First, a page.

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If It Ain't Broke: The "Why" Behind the New Strategic Selling Strategic Selling was first published in 1985. At that time, even though the process on which the book was based had been in place for only about eight years, it had already begun to reap significant benefits both for our company, Miller Heiman, Inc., and for the clients who attended our Strategic Selling workshops and programs. In 1985, many of corporate America's most successful selling organizations had already begun to see us as the "process experts," and we had earned the trust of such innovative market leaders as HewlettPackard, Marriott, General Electric, Hallmark, and CocaCola.
As we explained in the introduction to the original edition, we attributed much of our success with these and other forward looking companies to our impassioned support of a nonmanipulative selling philosophy that was the driving force of the Strategic Selling approach. That philosophy was based on the premise that getting an individual order is never enough: True selling success rests on such "beyond the order" achievements as repeat business, solid referrals, and long-term relationships. The key to securing them, we insisted, is to manage every sales objective as a joint venturea mutually beneficial transaction where both buyer and seller "Win."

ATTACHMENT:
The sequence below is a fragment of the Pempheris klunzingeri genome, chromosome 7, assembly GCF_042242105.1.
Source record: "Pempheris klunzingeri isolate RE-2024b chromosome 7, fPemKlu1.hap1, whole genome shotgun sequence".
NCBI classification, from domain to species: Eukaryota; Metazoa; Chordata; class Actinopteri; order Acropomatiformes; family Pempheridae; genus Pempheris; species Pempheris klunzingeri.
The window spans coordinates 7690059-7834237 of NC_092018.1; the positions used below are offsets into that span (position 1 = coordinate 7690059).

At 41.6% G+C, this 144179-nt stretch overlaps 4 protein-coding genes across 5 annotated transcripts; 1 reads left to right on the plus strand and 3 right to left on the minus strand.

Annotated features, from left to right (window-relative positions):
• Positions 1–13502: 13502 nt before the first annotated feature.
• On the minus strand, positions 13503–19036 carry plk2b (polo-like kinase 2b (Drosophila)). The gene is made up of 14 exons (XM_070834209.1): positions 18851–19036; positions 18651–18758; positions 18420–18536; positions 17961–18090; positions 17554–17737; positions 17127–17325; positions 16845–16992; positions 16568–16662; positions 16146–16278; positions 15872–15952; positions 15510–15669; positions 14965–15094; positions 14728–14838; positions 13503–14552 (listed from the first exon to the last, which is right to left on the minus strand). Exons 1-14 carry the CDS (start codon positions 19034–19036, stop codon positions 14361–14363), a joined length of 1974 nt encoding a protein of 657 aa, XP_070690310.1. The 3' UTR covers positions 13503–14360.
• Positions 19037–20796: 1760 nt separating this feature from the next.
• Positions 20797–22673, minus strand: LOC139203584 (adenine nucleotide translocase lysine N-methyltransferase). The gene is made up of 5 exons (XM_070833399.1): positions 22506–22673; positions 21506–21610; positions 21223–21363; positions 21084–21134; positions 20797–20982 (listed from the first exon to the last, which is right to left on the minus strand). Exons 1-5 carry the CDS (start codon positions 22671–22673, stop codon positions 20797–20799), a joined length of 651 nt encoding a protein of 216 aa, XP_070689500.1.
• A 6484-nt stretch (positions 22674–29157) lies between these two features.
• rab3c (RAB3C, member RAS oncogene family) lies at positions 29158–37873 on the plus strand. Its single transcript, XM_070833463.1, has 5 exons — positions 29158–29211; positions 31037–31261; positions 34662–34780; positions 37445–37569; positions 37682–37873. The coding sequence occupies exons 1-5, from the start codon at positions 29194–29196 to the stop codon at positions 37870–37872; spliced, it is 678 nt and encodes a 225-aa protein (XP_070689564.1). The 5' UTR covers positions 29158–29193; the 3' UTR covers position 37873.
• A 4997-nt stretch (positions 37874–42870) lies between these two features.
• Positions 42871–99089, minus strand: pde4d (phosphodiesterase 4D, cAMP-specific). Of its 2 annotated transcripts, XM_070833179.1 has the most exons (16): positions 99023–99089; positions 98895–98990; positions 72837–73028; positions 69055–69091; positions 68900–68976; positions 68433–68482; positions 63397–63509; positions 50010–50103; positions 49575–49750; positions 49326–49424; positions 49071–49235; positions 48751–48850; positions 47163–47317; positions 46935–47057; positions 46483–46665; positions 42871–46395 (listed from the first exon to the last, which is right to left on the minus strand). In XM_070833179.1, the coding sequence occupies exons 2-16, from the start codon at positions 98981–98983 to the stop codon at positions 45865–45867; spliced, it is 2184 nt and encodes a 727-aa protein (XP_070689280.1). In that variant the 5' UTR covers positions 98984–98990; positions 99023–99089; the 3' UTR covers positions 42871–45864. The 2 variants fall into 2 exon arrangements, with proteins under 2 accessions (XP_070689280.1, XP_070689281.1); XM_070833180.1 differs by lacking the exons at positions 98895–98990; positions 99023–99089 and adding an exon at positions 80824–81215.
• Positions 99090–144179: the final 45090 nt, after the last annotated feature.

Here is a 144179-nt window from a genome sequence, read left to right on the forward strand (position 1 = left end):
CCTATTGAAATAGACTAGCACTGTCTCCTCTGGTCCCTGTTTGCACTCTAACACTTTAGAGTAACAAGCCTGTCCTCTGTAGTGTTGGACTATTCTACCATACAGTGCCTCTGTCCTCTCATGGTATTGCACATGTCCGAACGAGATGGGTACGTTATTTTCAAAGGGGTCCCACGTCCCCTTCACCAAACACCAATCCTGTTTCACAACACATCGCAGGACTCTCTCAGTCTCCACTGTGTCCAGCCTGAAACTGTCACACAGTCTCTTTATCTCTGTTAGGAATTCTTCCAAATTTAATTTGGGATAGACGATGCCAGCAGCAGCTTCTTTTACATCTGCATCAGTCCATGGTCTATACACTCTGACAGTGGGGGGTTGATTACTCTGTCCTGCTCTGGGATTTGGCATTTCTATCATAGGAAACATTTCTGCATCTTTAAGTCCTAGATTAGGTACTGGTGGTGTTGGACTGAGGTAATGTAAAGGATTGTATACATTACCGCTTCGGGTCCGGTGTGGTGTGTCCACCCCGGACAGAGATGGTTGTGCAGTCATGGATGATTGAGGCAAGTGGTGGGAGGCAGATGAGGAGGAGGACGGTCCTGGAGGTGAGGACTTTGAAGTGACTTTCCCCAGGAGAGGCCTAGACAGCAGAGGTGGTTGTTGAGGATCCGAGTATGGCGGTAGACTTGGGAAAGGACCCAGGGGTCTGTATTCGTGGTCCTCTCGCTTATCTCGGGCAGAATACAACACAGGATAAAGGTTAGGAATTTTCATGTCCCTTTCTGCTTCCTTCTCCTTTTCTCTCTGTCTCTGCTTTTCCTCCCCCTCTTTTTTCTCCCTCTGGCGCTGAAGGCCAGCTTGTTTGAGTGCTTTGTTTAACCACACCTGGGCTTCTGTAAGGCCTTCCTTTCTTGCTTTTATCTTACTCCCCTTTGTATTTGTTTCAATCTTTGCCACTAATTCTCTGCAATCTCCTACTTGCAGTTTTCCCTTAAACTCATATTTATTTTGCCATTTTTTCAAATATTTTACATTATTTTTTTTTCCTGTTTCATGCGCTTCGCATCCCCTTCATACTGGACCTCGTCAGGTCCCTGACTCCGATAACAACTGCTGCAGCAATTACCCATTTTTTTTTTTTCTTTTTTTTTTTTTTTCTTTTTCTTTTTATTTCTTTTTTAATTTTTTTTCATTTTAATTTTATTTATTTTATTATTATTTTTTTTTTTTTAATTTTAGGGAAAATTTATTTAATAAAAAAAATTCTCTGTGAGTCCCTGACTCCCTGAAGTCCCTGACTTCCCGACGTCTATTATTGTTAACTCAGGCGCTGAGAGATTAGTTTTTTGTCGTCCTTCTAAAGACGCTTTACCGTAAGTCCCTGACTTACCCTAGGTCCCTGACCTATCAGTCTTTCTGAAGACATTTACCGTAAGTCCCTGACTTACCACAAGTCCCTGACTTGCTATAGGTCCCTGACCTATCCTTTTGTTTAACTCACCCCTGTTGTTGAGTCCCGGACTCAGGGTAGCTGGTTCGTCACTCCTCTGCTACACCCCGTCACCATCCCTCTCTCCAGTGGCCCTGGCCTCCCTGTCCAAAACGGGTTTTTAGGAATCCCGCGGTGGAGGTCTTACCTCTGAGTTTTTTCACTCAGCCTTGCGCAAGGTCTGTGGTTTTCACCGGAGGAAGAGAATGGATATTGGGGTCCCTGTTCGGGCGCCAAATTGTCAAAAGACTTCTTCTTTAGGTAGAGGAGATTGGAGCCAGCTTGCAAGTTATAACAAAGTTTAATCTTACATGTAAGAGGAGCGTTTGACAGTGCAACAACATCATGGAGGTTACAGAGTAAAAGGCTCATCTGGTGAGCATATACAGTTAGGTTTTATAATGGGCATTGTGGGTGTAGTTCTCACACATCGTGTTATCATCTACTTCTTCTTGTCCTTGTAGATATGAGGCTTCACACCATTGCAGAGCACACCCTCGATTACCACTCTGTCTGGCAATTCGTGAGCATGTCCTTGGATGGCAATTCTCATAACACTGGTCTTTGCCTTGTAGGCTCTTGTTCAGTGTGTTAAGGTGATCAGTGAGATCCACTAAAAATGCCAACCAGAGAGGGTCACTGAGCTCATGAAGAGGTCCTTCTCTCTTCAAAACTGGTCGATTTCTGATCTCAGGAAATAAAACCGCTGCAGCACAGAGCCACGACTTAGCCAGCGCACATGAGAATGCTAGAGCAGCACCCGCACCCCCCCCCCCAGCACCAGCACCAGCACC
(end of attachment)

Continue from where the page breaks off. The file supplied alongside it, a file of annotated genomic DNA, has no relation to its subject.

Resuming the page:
In 1985, the notion of selling as a "Win-Win" process--indeed, the notion of selling as a process at all-was still a novel approach to the profession. Even among companies who invested heavily in sales training, what was being taught was face-time skills and techniques-the traditional salesperson's grab-bag of hooks, lines, and clinchers. Manipulative tactics were stillvery much in vogue, and Miller Heiman was nearly unique among consultants in insisting that this timeworn approach-the old "Get the order any way you can" approach-was ultimately a way of shooting yourself in the foot. Twelve years ago, if you talked about "serving your customer's interests as well as your own," many salespeople still considered you unrealistic. Everybody paid lip service to customer need, but out in the trenches, according to the given wisdom of the 1980s, it was still numbers, and orders, and hardball, that brought you success. There was something anomalous-some even said revolutionary-in the customer-oriented process of Strategic Selling.